Lisa Klein: Governor Scott Walker campaigned under the idea that he was going to bring change to the state. Part of those campaign promises include how, in his words, he plans to make Wisconsin's education system world class. Recruiting great teachers is a part of that plan.
But his idea of allowing people without a teaching license to teach our kids is raising some concerns among educators.
Gerry Roethel, Executive Director for Coulee Region United Educators: "Teaching isn't standing in front of a classroom and talking to them. That isn't how it is done today."
Lisa Klein: Governor Walker's hope is to give aspiring teachers with real-world experience the opportunity to lead our classrooms.
Governor Scott Walker: "Someone who maybe ran a business for 20 years might want to come in and teach economics in the high school and this would give them a path to do that."
Lisa Klein: But the executive director of Coulee Region United Educators says while a person may be an expert in their field that doesn't mean they can teach.
Gerry Roethel: "It's wonderful to be knowledgeable about economics or English or whatever, but it's delivering that knowledge. Conveying that knowledge. Setting up situations where students can learn from the teacher, from each other, collectively, collaboratively."
Lisa Klein: But the Governor says his proposal wouldn't allow just anyone to stand up in front of our kids and teach.
Governor Scott Walker: "It would still require that they had some sort of credentials in terms of education and expertise from the school, but it just wouldn't force people who've got real-world experience in a given category to be forced to go back and get a 4-year education degree."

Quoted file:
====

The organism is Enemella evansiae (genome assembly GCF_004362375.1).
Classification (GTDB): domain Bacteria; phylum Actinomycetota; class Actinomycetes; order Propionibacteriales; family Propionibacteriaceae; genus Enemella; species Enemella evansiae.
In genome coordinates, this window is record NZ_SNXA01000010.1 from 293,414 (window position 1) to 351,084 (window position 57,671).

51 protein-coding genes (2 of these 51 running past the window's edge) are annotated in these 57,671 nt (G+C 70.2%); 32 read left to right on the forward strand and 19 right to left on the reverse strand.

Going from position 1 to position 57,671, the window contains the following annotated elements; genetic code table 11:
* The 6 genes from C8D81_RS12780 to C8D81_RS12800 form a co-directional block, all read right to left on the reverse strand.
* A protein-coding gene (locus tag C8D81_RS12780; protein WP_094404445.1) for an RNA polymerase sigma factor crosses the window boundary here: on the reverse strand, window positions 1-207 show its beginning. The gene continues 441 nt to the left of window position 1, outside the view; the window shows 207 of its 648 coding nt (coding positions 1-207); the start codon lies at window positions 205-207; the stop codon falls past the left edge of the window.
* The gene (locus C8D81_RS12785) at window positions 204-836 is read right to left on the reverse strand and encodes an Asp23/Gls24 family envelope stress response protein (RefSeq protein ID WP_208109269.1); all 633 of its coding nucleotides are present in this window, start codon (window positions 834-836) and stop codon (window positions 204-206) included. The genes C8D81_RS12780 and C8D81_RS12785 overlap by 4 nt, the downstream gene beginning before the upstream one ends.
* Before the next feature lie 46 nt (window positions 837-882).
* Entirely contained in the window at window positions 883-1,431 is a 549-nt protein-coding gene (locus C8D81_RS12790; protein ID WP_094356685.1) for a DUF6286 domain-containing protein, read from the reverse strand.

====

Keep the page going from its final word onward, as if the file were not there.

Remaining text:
Lisa Klein: What those credentials are exactly are still being worked out at the state capital. And the fear of the unknown is worry some for some educators.
Gerry Roethel: "If that means a one-semester, three-hour class on student learning, that's not going to be sufficient, I don't think."
Gerry Roethel: "I don't think we need to provide short cuts. Our children need the best and brightest, well trained, ready-to-go, first day in fall."
Lisa Klein: And Roethel doesn't understand why changes to the current licensing rules in Wisconsin is being used as a recruitment tool.
Gerry Roethel: I hear from superintendents that we have lots of applicants when we have openings. So, if we have applicants when we have openings why are we having this conversation, really?"
Lisa Klein: The Governor says more details about his future plans for education will be released soon.
Governor Scott Walker: "They're debating it now and the bill is a month or two away from being introduced. So, we'll have plenty of public discussion on that then."
Lisa Klein: And when that discussion happens, Roethel wants area legislators to know this...
Gerry Roethel: "We have a law in this state, PI 34, that provides a system for licensing folks in order to teach in this state. It's working. I think this is a solution looking for a problem. That's not where we're at."